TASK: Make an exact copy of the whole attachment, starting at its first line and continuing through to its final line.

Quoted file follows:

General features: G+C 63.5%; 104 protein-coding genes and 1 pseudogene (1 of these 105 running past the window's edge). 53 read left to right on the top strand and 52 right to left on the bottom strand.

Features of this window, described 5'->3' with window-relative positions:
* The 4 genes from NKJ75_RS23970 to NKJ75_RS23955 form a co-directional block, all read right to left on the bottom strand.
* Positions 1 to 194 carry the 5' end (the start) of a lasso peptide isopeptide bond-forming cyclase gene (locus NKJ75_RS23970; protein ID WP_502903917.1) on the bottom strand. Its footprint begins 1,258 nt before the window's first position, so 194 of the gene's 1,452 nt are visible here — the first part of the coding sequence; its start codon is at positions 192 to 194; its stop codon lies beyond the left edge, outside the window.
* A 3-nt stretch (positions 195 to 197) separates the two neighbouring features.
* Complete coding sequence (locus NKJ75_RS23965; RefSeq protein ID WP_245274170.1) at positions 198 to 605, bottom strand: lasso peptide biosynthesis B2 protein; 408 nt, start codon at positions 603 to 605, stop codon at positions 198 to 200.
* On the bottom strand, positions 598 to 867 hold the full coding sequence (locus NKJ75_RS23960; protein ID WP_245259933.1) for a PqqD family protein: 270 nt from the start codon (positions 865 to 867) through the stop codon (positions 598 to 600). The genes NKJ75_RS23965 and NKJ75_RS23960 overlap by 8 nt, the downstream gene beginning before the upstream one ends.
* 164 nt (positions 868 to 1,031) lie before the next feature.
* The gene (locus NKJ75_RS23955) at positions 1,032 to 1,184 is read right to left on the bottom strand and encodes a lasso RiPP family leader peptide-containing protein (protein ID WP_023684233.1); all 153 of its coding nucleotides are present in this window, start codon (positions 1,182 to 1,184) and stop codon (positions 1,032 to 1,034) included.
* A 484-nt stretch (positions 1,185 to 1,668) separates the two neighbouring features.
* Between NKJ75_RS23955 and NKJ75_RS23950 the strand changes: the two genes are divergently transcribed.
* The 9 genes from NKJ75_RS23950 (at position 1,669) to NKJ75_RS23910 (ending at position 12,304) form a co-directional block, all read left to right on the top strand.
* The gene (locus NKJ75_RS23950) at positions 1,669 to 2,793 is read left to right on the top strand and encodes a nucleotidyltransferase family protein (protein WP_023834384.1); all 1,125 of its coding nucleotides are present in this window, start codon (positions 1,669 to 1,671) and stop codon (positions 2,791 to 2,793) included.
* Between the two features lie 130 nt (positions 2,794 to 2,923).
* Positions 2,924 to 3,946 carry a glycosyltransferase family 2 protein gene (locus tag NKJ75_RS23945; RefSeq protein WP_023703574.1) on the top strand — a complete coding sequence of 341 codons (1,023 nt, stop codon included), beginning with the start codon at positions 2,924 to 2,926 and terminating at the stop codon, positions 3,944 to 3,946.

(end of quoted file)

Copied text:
General features: G+C 63.5%; 104 protein-coding genes and 1 pseudogene (1 of these 105 running past the window's edge). 53 read left to right on the top strand and 52 right to left on the bottom strand.

Features of this window, described 5'->3' with window-relative positions:
* The 4 genes from NKJ75_RS23970 to NKJ75_RS23955 form a co-directional block, all read right to left on the bottom strand.
* Positions 1 to 194 carry the 5' end (the start) of a lasso peptide isopeptide bond-forming cyclase gene (locus NKJ75_RS23970; protein ID WP_502903917.1) on the bottom strand. Its footprint begins 1,258 nt before the window's first position, so 194 of the gene's 1,452 nt are visible here — the first part of the coding sequence; its start codon is at positions 192 to 194; its stop codon lies beyond the left edge, outside the window.
* A 3-nt stretch (positions 195 to 197) separates the two neighbouring features.
* Complete coding sequence (locus NKJ75_RS23965; RefSeq protein ID WP_245274170.1) at positions 198 to 605, bottom strand: lasso peptide biosynthesis B2 protein; 408 nt, start codon at positions 603 to 605, stop codon at positions 198 to 200.
* On the bottom strand, positions 598 to 867 hold the full coding sequence (locus NKJ75_RS23960; protein ID WP_245259933.1) for a PqqD family protein: 270 nt from the start codon (positions 865 to 867) through the stop codon (positions 598 to 600). The genes NKJ75_RS23965 and NKJ75_RS23960 overlap by 8 nt, the downstream gene beginning before the upstream one ends.
* 164 nt (positions 868 to 1,031) lie before the next feature.
* The gene (locus NKJ75_RS23955) at positions 1,032 to 1,184 is read right to left on the bottom strand and encodes a lasso RiPP family leader peptide-containing protein (protein ID WP_023684233.1); all 153 of its coding nucleotides are present in this window, start codon (positions 1,182 to 1,184) and stop codon (positions 1,032 to 1,034) included.
* A 484-nt stretch (positions 1,185 to 1,668) separates the two neighbouring features.
* Between NKJ75_RS23955 and NKJ75_RS23950 the strand changes: the two genes are divergently transcribed.
* The 9 genes from NKJ75_RS23950 (at position 1,669) to NKJ75_RS23910 (ending at position 12,304) form a co-directional block, all read left to right on the top strand.
* The gene (locus NKJ75_RS23950) at positions 1,669 to 2,793 is read left to right on the top strand and encodes a nucleotidyltransferase family protein (protein WP_023834384.1); all 1,125 of its coding nucleotides are present in this window, start codon (positions 1,669 to 1,671) and stop codon (positions 2,791 to 2,793) included.
* Between the two features lie 130 nt (positions 2,794 to 2,923).
* Positions 2,924 to 3,946 carry a glycosyltransferase family 2 protein gene (locus tag NKJ75_RS23945; RefSeq protein WP_023703574.1) on the top strand — a complete coding sequence of 341 codons (1,023 nt, stop codon included), beginning with the start codon at positions 2,924 to 2,926 and terminating at the stop codon, positions 3,944 to 3,946.